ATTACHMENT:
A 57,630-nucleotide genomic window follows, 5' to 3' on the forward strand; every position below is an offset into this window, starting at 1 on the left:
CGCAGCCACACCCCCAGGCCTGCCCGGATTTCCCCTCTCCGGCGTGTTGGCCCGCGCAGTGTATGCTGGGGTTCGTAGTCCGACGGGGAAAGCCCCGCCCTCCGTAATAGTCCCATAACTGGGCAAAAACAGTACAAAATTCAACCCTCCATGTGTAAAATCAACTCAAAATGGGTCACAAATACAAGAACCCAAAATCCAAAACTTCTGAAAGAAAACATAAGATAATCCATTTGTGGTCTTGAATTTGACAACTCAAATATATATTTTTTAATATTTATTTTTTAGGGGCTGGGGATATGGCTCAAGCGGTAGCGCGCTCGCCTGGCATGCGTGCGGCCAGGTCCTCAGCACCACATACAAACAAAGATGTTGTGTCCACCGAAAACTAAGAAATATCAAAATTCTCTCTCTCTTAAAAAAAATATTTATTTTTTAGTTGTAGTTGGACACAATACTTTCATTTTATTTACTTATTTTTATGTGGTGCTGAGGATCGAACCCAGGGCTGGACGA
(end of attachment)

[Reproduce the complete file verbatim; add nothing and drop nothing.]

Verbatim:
A 57,630-nucleotide genomic window follows, 5' to 3' on the forward strand; every position below is an offset into this window, starting at 1 on the left:
CGCAGCCACACCCCCAGGCCTGCCCGGATTTCCCCTCTCCGGCGTGTTGGCCCGCGCAGTGTATGCTGGGGTTCGTAGTCCGACGGGGAAAGCCCCGCCCTCCGTAATAGTCCCATAACTGGGCAAAAACAGTACAAAATTCAACCCTCCATGTGTAAAATCAACTCAAAATGGGTCACAAATACAAGAACCCAAAATCCAAAACTTCTGAAAGAAAACATAAGATAATCCATTTGTGGTCTTGAATTTGACAACTCAAATATATATTTTTTAATATTTATTTTTTAGGGGCTGGGGATATGGCTCAAGCGGTAGCGCGCTCGCCTGGCATGCGTGCGGCCAGGTCCTCAGCACCACATACAAACAAAGATGTTGTGTCCACCGAAAACTAAGAAATATCAAAATTCTCTCTCTCTTAAAAAAAATATTTATTTTTTAGTTGTAGTTGGACACAATACTTTCATTTTATTTACTTATTTTTATGTGGTGCTGAGGATCGAACCCAGGGCTGGACGA